Use the fields below to perform an advanced search of jhunewsletter.com - The Johns Hopkins News-Letter's archives. This will return articles, images, and multimedia relevant to your query.
26 items found for your search. If no results were found please broaden your search.
The University announced on Thursday, April 26 that it revoked the honorary degree awarded to actor and comedian Bill Cosby in 2004. Hopkins made the decision the same day that Cosby was convicted of three counts of aggravated indecent assault and sentenced to 10 years in prison for each count. Cosby was found guilty of drugging and sexually assaulting Andrea Constand in his suburban Philadelphia home in 2004.
The student group Advocates for Disability Awareness (ADA) released a list of demands calling for better accommodations and resources for students with disabilities on Monday.
Since black undergraduates were first admitted to the University in 1945, they have worked to make Homewood a more inclusive campus. This year the Black Student Union (BSU), founded in 1968, celebrates its 50th anniversary.
In December of 2017, Hopkins announced it would be part of a coalition of 10 universities and research institutions working to release data on PhD and postdoctoral scholars’ admissions, demographics and career prospects.
The recently passed Republican tax bill ultimately did not include a provision that would have classified graduate student tuition waivers as taxable income. However, many graduates have criticized the University for inadequately supporting and communicating with them while the provision was being considered.
Last month, Republicans in the House of Representatives passed a tax reform bill intended to provide tax cuts for both corporations and individuals. On Saturday, Dec. 2, the Senate passed their version of the bill with 51 votes.
This article has since been updated to include latest developments. See below.
Baltimore City’s second Ceasefire Weekend took place Friday through Sunday, organized by the group Baltimore Ceasefire 365 (Ceasefire). The organization called for a 72-hour citywide halt on homicides and shootings with the slogan, “Nobody Kill Anybody.” The group plans to hold these events every three months.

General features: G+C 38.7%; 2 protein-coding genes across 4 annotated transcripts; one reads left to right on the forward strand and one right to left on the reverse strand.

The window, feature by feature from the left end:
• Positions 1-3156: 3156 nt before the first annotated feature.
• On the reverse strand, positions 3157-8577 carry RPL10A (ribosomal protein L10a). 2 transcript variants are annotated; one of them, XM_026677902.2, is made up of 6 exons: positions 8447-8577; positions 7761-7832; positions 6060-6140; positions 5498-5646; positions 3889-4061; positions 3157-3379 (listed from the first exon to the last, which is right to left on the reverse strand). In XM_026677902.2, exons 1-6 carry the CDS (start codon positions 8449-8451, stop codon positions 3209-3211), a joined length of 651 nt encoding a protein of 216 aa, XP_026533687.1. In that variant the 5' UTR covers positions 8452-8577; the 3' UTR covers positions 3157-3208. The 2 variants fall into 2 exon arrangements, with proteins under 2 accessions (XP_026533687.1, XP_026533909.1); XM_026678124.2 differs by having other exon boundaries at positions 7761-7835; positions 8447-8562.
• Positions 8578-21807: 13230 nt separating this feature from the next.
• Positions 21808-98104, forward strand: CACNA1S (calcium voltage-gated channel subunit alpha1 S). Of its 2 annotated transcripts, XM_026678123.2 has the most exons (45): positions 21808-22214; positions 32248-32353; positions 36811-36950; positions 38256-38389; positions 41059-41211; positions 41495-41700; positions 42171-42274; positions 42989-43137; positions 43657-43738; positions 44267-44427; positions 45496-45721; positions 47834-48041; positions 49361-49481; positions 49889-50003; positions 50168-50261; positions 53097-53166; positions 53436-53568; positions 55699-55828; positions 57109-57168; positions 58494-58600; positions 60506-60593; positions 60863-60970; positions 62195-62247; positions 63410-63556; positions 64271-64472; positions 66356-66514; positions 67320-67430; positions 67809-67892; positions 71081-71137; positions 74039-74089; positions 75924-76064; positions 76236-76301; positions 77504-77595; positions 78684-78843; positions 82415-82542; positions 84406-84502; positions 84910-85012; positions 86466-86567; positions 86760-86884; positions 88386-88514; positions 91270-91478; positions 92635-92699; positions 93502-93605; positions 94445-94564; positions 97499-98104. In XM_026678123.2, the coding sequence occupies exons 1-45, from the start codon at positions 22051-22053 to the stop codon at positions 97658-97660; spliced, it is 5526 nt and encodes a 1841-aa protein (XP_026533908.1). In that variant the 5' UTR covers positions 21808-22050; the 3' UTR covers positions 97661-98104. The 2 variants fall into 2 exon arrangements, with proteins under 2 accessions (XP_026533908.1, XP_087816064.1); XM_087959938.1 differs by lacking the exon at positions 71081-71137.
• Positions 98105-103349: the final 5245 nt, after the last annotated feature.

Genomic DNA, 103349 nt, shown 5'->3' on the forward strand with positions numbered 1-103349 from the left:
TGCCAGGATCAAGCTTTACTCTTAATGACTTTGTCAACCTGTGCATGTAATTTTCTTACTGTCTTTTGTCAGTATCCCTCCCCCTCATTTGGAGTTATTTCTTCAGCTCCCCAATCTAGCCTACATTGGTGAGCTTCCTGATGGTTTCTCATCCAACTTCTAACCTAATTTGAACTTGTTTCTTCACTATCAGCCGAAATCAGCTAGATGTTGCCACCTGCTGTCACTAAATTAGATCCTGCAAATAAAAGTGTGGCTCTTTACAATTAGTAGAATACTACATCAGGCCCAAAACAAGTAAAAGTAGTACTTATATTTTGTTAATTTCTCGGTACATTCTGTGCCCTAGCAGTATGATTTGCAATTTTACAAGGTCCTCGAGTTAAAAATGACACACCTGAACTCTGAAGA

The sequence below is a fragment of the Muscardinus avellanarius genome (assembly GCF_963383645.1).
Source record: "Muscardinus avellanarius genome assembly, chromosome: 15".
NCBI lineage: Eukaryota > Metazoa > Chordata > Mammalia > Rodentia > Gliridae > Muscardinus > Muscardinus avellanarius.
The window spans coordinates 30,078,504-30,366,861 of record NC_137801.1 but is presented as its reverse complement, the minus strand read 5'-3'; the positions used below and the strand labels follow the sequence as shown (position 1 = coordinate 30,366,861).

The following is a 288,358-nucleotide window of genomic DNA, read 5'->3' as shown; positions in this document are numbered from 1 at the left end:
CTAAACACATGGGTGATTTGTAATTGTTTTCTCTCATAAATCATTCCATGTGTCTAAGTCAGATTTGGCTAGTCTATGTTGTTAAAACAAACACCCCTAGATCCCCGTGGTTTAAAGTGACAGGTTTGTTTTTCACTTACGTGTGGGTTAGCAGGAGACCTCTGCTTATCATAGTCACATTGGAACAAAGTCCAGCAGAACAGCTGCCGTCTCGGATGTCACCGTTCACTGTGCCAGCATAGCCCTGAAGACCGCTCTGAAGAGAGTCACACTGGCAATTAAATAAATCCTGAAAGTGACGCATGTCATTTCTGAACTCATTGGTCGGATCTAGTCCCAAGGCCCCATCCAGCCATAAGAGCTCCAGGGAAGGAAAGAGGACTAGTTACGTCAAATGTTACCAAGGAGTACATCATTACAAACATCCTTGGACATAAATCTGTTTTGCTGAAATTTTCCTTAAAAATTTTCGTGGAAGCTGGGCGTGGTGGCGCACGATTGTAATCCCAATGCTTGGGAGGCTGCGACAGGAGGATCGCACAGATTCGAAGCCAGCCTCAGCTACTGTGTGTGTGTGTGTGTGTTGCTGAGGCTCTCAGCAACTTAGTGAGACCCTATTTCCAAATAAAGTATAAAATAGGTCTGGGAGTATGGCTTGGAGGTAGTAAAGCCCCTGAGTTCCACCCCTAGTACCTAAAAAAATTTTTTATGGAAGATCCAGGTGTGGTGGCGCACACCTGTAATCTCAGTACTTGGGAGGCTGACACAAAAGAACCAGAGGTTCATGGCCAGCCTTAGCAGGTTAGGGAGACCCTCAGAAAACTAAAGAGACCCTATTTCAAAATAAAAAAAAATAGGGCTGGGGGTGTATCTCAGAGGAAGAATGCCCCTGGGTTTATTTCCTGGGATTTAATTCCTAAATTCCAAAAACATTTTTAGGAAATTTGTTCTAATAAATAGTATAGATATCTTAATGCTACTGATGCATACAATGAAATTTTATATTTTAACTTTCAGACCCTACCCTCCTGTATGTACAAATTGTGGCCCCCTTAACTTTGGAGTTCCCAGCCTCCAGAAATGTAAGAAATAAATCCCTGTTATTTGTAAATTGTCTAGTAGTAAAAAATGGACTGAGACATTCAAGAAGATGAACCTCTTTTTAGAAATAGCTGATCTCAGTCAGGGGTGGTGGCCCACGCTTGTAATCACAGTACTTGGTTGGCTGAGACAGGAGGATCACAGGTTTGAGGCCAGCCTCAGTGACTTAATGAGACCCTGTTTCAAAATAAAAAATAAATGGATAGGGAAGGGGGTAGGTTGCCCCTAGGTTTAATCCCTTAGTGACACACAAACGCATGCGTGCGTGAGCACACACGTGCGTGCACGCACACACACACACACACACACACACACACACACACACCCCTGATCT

The Alexander Hamilton Society hosted a debate between professors followed by a Q&A session on whether the U.S. should modernize or abolish its nuclear weapon programs on Wednesday night.
A team of computer scientists at the Johns Hopkins Center for Language and Speech Processing recently received a $10.7 million federal grant to develop technology to translate obscure languages. Currently there are only well-established translation interfaces, like Google Translate, for the 100 most commonly used languages.
Following the Unite the Right Rally that occurred in Charlottesville, Viriginia over the summer, many have struggled to understand the public resurgence of white nationalist groups in the U.S.
It is easy to disconnect the food on our plate from its origins and even easier to forget about the long process that gets that food to us in the first place. Food production however has a large impact on both the health of individuals as well as the environment at large.
Last year, the University created the Center for Student Success (CSS) in order to assist students by providing mentorship, coaching and community building resources.
This semester, the Alumni Memorial Residence halls (AMR I and II) are equipped with window air conditioning units. While other dorms on campus have central air conditioning, lack of air conditioning (AC) has been a historically distinctive feature of the AMRs.
Construction and administrative decisions created challenges for the 46th annual Spring Fair, which took place last weekend.
The Johns Hopkins News-Letter hosted three Hopkins alumni to discuss their careers as journalists in a panel titled “Careers in Media” on Sunday, April 23 in Mason Hall.
Over the past 25 years, the Center for Social Concern (CSC) has served as the University’s primary resource for students interested in community service in Baltimore.
The Student Government Association (SGA) held its weekly meeting in Charles Commons on Tuesday. SGA members discussed three major initiatives, which included implementing a new online voting system and funding a student consulting group.
Dean of Student Life Terry Martinez opened Tuesday’s Student Government Association (SGA) meeting. She discussed the University’s new “freedom of expression guidelines” and the mental health taskforce.
Russell Dickerson gave a talk on air quality in the Mid-Atlantic region last Thursday, March 9. His lecture was part of a spring seminar series hosted by the Earth and Planetary Sciences department.